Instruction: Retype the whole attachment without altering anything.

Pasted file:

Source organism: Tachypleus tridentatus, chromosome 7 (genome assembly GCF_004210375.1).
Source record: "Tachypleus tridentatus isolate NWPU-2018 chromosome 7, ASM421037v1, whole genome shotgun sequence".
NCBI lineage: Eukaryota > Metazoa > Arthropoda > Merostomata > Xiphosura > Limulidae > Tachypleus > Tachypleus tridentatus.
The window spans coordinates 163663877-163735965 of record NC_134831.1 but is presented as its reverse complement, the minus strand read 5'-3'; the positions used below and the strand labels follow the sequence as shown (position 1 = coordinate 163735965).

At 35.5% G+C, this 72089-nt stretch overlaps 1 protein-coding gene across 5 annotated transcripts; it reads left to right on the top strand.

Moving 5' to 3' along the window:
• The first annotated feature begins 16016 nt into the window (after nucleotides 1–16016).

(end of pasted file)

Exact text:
Source organism: Tachypleus tridentatus, chromosome 7 (genome assembly GCF_004210375.1).
Source record: "Tachypleus tridentatus isolate NWPU-2018 chromosome 7, ASM421037v1, whole genome shotgun sequence".
NCBI lineage: Eukaryota > Metazoa > Arthropoda > Merostomata > Xiphosura > Limulidae > Tachypleus > Tachypleus tridentatus.
The window spans coordinates 163663877-163735965 of record NC_134831.1 but is presented as its reverse complement, the minus strand read 5'-3'; the positions used below and the strand labels follow the sequence as shown (position 1 = coordinate 163735965).

At 35.5% G+C, this 72089-nt stretch overlaps 1 protein-coding gene across 5 annotated transcripts; it reads left to right on the top strand.

Moving 5' to 3' along the window:
• The first annotated feature begins 16016 nt into the window (after nucleotides 1–16016).